0000 Meters

My eyes stung with the salty mist spraying off the top of the water. The engine of our boat purred quietly, as we cruised along the Atlantic Ocean.

“Alright, we’re getting close. Put on your gear,” The captain said in a low voice as he turned away from the helm.

I started pulling off my sweatshirt, shuddering when the icy wind bit at my skin. As I put on my wetsuit I glanced over at the questionable coordinates that the company had sent us. A lesser known marine life research company that hadn’t specified their company name, had sent me and the captain out to the middle of the Atlantic to go searching for… something. The directions that the company had given us were unusually vague, just some coordinates and the message, “Swim to the bottom.” It was an odd request, but they were paying us a large sum of money, and I wasn’t going to pass up an offer that good.

Our vessel slowed, and rumbled to a stop. The captain started reeling out the anchor to secure our boat’s position. The depth meter next to the captain's wheel said 0000 meters. Weird. I looked over the edge and saw dark blue water that seemed to go down forever. It was definitely not 0 meters. Whatever, that thing was probably just broken.

I gave a curt nod goodbye to the captain, and he grunted in response. I sat on the cold metal siding of our boat, and took a deep breath out of my tank before falling backwards into the crystal clear abyss.

The water was cold, but not terribly so. I searched for the anchor chain, and spotted it to my left. I kicked over to it and started my descent. I stayed close to the chain so that I wouldn't get lost in the depths. It’s actually pretty easy to get turned around down here, especially when everything looks the same. Glancing around, I saw nothing but water. The sea floor was nowhere in sight, even though I had been swimming for at least two minutes.

Down, down, down. I kicked further and further, straying so far from the surface, that I could barely see from the lack of light. I took the opportunity to look at the small depth meter attached to my wrist before I couldn't see at all. The screen said 0000 meters. I rolled my eyes. This one was as broken as the one on the boat. On I went, the pressure in my ears was growing steadily. When I tried pressurizing, it didn't work.

Push through the pain, I told myself. I was getting that money, no matter how hard I had to push. My vision started to become blurry, and tinted with red. The pain that used to only be in my ears was spreading through my head and down my neck. Keep going, it can't be much further, my brain says. My kicking became frantic, and my breathing turned into gasping.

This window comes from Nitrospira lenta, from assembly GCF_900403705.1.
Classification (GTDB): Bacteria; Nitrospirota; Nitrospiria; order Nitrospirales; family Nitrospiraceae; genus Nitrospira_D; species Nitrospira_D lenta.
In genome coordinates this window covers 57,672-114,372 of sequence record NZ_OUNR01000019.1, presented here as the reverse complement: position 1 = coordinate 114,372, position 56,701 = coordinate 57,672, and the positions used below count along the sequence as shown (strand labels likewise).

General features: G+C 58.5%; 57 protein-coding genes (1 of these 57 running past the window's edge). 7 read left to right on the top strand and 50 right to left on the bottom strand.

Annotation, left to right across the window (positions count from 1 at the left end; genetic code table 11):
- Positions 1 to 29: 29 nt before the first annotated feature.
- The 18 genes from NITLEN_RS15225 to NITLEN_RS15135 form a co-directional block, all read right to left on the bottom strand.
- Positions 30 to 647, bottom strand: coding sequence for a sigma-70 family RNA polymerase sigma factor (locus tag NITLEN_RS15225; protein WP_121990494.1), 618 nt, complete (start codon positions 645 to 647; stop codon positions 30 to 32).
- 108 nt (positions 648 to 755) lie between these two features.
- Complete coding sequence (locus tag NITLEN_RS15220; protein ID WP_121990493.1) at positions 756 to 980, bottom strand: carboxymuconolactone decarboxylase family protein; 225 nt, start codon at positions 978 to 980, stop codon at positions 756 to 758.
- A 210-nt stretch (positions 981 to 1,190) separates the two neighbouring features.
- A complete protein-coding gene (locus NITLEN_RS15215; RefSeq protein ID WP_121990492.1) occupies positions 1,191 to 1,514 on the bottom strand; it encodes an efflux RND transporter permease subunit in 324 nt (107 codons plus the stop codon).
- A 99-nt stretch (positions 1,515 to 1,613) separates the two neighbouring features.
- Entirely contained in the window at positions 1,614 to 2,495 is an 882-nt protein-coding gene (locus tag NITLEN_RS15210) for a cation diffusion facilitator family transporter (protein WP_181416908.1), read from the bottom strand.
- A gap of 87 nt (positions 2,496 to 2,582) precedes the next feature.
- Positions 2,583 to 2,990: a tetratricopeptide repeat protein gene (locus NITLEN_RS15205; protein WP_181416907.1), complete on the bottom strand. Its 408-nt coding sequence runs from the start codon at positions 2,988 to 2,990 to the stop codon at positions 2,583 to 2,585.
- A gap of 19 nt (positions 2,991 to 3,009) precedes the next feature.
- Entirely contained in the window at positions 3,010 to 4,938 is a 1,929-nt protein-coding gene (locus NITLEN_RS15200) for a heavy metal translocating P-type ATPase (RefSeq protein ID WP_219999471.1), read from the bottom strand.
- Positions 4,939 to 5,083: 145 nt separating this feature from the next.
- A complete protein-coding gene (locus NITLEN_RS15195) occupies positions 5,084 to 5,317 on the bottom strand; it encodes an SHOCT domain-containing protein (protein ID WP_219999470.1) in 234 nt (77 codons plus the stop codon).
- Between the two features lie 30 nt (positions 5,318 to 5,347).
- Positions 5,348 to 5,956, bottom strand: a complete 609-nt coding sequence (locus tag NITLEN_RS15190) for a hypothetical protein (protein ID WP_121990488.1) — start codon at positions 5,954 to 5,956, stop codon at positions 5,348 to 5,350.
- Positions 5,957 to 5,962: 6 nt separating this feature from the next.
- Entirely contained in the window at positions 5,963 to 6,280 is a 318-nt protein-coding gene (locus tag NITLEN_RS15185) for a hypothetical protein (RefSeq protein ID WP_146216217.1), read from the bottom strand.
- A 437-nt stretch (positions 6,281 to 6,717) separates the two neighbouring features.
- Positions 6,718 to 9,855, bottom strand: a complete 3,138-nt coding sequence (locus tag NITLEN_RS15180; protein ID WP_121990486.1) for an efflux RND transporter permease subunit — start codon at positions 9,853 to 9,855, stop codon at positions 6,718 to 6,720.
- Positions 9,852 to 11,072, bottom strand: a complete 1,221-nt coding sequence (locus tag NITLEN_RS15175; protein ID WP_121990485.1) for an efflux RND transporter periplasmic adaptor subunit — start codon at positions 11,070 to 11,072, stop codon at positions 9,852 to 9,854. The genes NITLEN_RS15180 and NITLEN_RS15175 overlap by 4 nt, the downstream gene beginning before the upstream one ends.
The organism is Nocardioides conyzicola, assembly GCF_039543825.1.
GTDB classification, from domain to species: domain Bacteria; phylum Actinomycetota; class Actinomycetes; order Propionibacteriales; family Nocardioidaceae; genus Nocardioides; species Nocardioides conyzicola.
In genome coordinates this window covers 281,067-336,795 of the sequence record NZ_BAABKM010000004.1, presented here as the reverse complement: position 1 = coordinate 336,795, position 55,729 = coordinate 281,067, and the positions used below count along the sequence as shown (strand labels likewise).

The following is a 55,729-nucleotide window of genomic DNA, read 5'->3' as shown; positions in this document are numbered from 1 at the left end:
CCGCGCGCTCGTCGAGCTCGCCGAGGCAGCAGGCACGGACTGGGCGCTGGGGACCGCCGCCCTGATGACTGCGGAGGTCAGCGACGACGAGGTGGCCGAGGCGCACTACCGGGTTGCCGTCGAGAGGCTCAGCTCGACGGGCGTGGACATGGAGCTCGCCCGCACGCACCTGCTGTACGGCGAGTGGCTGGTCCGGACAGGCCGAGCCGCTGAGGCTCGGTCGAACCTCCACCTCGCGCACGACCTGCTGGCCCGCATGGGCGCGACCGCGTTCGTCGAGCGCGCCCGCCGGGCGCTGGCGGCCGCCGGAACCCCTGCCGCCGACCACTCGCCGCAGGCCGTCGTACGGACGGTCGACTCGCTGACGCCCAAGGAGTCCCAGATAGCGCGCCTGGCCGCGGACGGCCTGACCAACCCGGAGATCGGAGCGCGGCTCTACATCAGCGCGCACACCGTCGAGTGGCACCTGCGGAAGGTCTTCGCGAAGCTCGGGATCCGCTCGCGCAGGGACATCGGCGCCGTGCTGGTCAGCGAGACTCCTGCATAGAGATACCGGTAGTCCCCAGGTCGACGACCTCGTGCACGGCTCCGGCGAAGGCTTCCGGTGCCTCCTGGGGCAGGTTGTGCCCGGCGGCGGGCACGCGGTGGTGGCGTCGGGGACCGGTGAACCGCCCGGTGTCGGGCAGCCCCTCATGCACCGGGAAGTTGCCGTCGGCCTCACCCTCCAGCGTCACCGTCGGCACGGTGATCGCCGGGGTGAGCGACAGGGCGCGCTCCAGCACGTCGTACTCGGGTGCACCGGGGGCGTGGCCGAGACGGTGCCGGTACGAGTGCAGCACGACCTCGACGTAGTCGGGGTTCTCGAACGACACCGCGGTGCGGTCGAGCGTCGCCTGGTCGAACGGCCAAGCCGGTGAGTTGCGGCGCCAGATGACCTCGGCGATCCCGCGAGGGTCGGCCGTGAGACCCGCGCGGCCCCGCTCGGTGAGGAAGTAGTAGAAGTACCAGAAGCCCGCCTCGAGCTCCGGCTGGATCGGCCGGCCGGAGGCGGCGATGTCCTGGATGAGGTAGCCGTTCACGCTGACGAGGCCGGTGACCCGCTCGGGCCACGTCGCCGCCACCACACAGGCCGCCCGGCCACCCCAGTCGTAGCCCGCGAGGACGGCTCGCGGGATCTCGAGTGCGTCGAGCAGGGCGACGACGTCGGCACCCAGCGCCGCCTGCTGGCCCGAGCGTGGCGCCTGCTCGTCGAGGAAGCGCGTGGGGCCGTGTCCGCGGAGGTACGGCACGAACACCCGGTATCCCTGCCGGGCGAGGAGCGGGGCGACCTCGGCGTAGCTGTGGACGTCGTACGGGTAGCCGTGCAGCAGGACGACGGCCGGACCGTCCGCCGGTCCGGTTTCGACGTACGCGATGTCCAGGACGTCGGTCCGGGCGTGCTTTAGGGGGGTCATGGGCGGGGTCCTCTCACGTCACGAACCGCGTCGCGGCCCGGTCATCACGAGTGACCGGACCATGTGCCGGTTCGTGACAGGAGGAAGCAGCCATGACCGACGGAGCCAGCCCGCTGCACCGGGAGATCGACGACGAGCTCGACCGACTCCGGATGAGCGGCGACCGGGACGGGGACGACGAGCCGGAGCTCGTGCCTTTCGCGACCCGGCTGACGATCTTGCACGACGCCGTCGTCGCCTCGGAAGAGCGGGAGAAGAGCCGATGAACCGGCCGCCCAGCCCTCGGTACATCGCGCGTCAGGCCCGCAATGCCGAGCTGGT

Then, something strange happened. The water around me seemed to grow lighter. The anchor chain to my left became visible again. It was almost like there was light coming from below me. Am I dying? That was the only logical explanation. Except, as I progressed downward, the pressure of the water started easing off. And the water around me became brighter still. As I went deeper I saw… No. This isn't possible.

I saw the surface.

Below me, or, I guess, above me was the surface of the water.

I must have gotten turned around… No, I couldn't have. I had been following the anchor chain the whole time. I saw the chain leaded to a boat. But it definitely wasn't the vessel I had come in. I guess I shouldn't call it a boat, it was more of a ship. It was massive.

As I swam closer, I could make out barnacles the size of my hand, scattered like constellations on the underside of the ship. Looking at the water around me, I saw something that I hadn’t seen my whole dive; fish. Well, if you could call them that. They were large creatures with had long fins, and bright pink scales.

I could hear the faint sound of laughing and music from above me. I worked up the courage to swim up to the surface and check out the passengers on the vessel.

My legs felt like lead as I dragged myself up to the ship. I hadn't realized how long I had been swimming, but now that I thought about it, I had to have been down there for at least an hour. All thoughts about my weariness left my mind as I pulled myself up to the side of the ship. When I flopped myself over the side, all of the music stopped.

I heard simultaneous gasp from the passengers, and a gruff, almost inhuman voice ask a question.

“What is that thing?”

Works Cited

Boat. Digital image. Web. 1 Feb. 2017. <https://upload.wikimedia.org/wikipedia/commons/2/25/Alone_boat_on_water_surface.jpg>.

Boat. Digital image. Web. 3 Feb. 2017. <http://www.grootshoot.com/?showimage=8>.

Depth Meter. Digital image. Web. 1 Feb. 2017. <https://upload.wikimedia.org/wikipedia/commons/e/e7/D-2_depth_gauge_1929.JPG>.

Diver Boat. Digital image. Web. 3 Feb. 2017. <https://cdn.pixabay.com/photo/2016/09/02/18/14/diving-1639964_960_720.jpg>.

Diver. Digital image. Web. 1 Feb. 2017. <http://maxpixel.freegreatpicture.com/static/photo/1x/Blue-Marin-Diver-Bubbles-Bottles-Sea-Scuba-Diving-752667.jpg>.

Ocean. Digital image. Web. 3 Feb. 2017. <https://pixabay.com/p-692027/?no_redirect>.

Ship. Digital image. Web. 3 Feb. 2017. <https://pixabay.com/p-745347/?no_redirect>.

Water. Digital image. Web. 3 Feb. 2017. <https://static.pexels.com/photos/110143/pexels-photo-110143.jpeg>.

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Created with images by MartinStr - "air bubbles diving underwater" • tpsdave - "diver diving swimming" • Pexels - "ocean sea submerged" • EinTeilzeitheld - "water diving underwater"

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